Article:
a black, carbonaceous substance produced during incomplete combustion of coal, wood, oil, etc., rising in fine particles and adhering to the sides of the chimney or pipe conveying the smoke: also conveyed in the atmosphere to other locations.
to mark, cover, or treat with soot.
- sootless, adjective
- sootlike, adjective
Dictionary.com Unabridged Based on the Random House Unabridged Dictionary, © Random House, Inc. 2023
How to use soot in a sentence
Lyons and her colleagues argue, though, that most of the soot from these fires would have remained lower in the atmosphere and been removed by precipitation.An asteroid didn’t kill the dinosaurs by itself. Earth helped. | Kate Baggaley | September 30, 2020 | Popular-Science
The impact vaporized rock, ignited wildfires, and created a cloud of soot and dust that darkened and cooled the entire planet.An asteroid didn’t kill the dinosaurs by itself. Earth helped. | Kate Baggaley | September 30, 2020 | Popular-Science
There’s plenty of evidence that air pollution — a broad category that includes soot, smog, and other pollutants from sources such as traffic, industry and fires — can harm health.What we know and don’t know about wildfire smoke’s health risks | Maria Temming | September 18, 2020 | Science News
Previously, she was a staff writer at the Los Angeles Times, where she wrote about everything from desert wind power battles to the sale of national forest lands and poor neighborhoods grappling with deadly soot.Oil Companies Are Profiting From Illegal Spills. And California Lets Them. | by Janet Wilson, The Desert Sun, and Lylla Younes, ProPublica | September 18, 2020 | ProPublica
He thinks that developing fuels that release less soot — as well as more efficient ways to burn that fuel — seem like better tactics.
Indeed, a common racial slur in Dutch is, precisely, roetmop, which means soot mop.
There is also soot staining the tiles, suggesting the bodies were burned or there had been a small blast.
Air pollution gets worse during drought; in California the problem is soot, and in Texas it was ozone.
Some computer models, he said, indicate that about half of the global warming in the Arctic is driven by methane and soot.The End of the Arctic? Ocean Could be Ice Free by 2015 | Mark Hertsgaard | December 13, 2013 | THE DAILY BEAST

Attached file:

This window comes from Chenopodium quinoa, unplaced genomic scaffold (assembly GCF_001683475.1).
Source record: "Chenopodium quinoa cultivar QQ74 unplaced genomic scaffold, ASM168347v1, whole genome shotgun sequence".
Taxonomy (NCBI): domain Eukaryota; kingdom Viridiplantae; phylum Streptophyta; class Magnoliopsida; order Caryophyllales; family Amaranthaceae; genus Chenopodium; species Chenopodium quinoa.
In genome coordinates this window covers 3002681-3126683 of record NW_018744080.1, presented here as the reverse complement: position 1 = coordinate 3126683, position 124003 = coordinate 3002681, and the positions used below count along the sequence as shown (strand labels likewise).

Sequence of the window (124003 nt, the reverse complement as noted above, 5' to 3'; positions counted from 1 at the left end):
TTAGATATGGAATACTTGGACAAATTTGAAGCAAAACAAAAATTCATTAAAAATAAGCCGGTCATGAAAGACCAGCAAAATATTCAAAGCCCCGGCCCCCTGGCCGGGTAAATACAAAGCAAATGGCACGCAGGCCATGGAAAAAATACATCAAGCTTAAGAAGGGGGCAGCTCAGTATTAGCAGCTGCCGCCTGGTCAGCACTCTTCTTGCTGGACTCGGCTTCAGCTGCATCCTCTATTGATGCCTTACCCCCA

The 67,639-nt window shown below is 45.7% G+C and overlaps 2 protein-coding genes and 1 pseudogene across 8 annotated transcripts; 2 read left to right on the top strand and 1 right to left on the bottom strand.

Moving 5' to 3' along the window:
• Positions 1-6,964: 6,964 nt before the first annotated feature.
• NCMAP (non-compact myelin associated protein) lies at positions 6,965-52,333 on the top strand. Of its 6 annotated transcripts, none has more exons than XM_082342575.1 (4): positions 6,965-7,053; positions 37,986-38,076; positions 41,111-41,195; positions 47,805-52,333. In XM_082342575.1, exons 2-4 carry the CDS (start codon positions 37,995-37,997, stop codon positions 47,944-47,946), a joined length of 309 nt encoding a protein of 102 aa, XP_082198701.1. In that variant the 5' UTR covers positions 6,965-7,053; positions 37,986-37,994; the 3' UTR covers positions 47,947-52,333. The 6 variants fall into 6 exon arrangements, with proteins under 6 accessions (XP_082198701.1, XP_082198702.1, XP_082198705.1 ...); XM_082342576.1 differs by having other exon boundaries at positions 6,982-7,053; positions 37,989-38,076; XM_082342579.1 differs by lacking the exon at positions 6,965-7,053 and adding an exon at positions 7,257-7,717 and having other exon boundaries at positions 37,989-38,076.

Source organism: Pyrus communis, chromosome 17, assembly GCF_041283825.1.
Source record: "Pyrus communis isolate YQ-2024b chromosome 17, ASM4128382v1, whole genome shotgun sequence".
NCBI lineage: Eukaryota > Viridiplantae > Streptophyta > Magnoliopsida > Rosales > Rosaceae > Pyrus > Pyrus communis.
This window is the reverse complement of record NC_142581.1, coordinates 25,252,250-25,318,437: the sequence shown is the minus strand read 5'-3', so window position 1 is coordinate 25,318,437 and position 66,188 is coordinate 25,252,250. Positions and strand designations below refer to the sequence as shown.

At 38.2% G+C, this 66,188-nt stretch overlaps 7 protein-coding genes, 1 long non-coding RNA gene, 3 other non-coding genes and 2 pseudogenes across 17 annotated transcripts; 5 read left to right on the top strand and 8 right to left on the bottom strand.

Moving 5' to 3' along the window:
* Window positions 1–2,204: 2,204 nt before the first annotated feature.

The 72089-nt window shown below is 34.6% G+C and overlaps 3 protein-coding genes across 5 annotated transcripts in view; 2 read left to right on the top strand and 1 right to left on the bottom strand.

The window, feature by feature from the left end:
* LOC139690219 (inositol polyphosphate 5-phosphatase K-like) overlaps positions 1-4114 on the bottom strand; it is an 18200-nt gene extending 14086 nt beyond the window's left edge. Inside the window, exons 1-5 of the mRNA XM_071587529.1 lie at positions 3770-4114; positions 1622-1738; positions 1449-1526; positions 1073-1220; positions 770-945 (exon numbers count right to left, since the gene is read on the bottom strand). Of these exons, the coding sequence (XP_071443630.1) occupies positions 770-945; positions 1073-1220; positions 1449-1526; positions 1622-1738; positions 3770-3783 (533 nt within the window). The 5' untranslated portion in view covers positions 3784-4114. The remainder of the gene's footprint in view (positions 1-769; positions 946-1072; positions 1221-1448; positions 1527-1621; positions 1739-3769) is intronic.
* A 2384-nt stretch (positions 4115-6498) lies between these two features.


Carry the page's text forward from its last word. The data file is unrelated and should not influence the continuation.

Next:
Ladder 118 looks small on the Brooklyn Bridge; in the foreground both towers billow soot.With the Fireman of Brooklyn’s Company 224 as They Observe the Fallen | Maurice Emerson Decaul | September 12, 2013 | THE DAILY BEAST
As it passed out of the chimney, the soot left those long streaks of black which we see now on the woodpecker's back.Stories the Iroquois Tell Their Children | Mabel Powers
A rubber blanket was procured, and the soot from the chimney carefully swept into it.
Then he crouched trembling in the fireplace, his pretty green hair all blackened with soot and covered with ashes.The Tin Woodman of Oz | L. Frank Baum
Fearing to be met by some of the guests of the Duke of Aquitaine, the serf had smeared soot mixed with grease over his face.The Pilgrim's Shell or Fergan the Quarryman | Eugne Sue
Upon it they wrote with pens made of split reeds and with a thick ink made of soot (lampblack) mixed with resinous gums.The Private Life of the Romans | Harold Whetstone Johnston
British Dictionary definitions for soot
finely divided carbon deposited from flames during the incomplete combustion of organic substances such as coal
(tr) to cover with soot
Collins English Dictionary - Complete & Unabridged 2012 Digital Edition © William Collins Sons & Co. Ltd. 1979, 1986 © HarperCollins Publishers 1998, 2000, 2003, 2005, 2006, 2007, 2009, 2012
Scientific definitions for soot
A black, powdery substance that consists mainly of carbon and is formed through the incomplete combustion of wood, coal, diesel oil, or other materials. Because it absorbs energy from sunlight rather than reflecting it, soot is believed to be a cause of global warming, especially when it settles on snow and ice, reducing their reflectivity. Soot particles in the air are a contributing factor in respiratory diseases.
The American Heritage® Science Dictionary Copyright © 2011. Published by Houghton Mifflin Harcourt Publishing Company. All rights reserved.